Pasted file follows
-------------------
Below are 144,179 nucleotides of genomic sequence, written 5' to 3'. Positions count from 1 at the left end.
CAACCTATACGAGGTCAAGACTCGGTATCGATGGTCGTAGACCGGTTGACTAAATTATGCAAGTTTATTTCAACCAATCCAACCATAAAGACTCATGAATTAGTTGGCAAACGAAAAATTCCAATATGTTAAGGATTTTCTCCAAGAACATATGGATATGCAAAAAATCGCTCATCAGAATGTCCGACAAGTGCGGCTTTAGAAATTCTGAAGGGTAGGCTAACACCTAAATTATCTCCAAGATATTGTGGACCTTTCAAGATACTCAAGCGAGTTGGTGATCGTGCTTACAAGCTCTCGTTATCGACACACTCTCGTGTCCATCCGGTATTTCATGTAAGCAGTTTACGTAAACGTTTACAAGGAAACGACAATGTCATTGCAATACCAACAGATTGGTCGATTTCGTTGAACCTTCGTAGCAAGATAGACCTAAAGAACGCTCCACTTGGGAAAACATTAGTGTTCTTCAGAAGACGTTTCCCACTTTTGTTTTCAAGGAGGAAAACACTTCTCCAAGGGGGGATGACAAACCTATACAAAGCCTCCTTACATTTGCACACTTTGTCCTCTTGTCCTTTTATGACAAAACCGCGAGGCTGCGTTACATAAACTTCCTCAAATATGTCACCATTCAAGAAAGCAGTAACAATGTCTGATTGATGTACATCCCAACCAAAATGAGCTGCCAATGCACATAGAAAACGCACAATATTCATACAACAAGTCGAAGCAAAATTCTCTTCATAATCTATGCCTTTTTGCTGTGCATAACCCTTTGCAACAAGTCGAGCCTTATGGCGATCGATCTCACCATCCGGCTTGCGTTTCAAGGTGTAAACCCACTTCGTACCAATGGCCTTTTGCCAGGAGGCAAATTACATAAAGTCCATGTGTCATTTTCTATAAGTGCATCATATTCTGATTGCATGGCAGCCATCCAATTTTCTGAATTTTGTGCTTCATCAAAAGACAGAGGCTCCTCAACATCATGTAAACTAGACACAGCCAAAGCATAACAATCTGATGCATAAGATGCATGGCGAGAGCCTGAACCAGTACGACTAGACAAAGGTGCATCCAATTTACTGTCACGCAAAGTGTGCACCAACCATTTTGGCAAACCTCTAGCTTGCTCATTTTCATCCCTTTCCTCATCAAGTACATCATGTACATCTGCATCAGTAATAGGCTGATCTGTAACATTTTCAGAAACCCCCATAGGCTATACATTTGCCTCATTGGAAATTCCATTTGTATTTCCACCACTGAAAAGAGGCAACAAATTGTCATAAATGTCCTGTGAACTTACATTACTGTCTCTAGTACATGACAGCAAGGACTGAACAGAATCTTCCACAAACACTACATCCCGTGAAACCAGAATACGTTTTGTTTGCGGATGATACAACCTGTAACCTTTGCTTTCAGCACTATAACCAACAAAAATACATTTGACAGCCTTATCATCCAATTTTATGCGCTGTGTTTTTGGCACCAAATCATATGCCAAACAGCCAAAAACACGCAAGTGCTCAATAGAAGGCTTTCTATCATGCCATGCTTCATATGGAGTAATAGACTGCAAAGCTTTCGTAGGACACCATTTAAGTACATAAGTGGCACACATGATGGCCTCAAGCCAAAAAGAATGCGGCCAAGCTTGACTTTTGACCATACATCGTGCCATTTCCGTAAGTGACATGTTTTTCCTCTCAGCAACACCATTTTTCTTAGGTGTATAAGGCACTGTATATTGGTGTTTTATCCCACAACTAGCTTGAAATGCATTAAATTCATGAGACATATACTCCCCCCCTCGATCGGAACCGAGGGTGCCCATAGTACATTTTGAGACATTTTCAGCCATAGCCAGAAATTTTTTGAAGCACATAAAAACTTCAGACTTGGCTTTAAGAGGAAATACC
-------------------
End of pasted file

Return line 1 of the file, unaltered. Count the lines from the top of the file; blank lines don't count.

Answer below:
Below are 144,179 nucleotides of genomic sequence, written 5' to 3'. Positions count from 1 at the left end.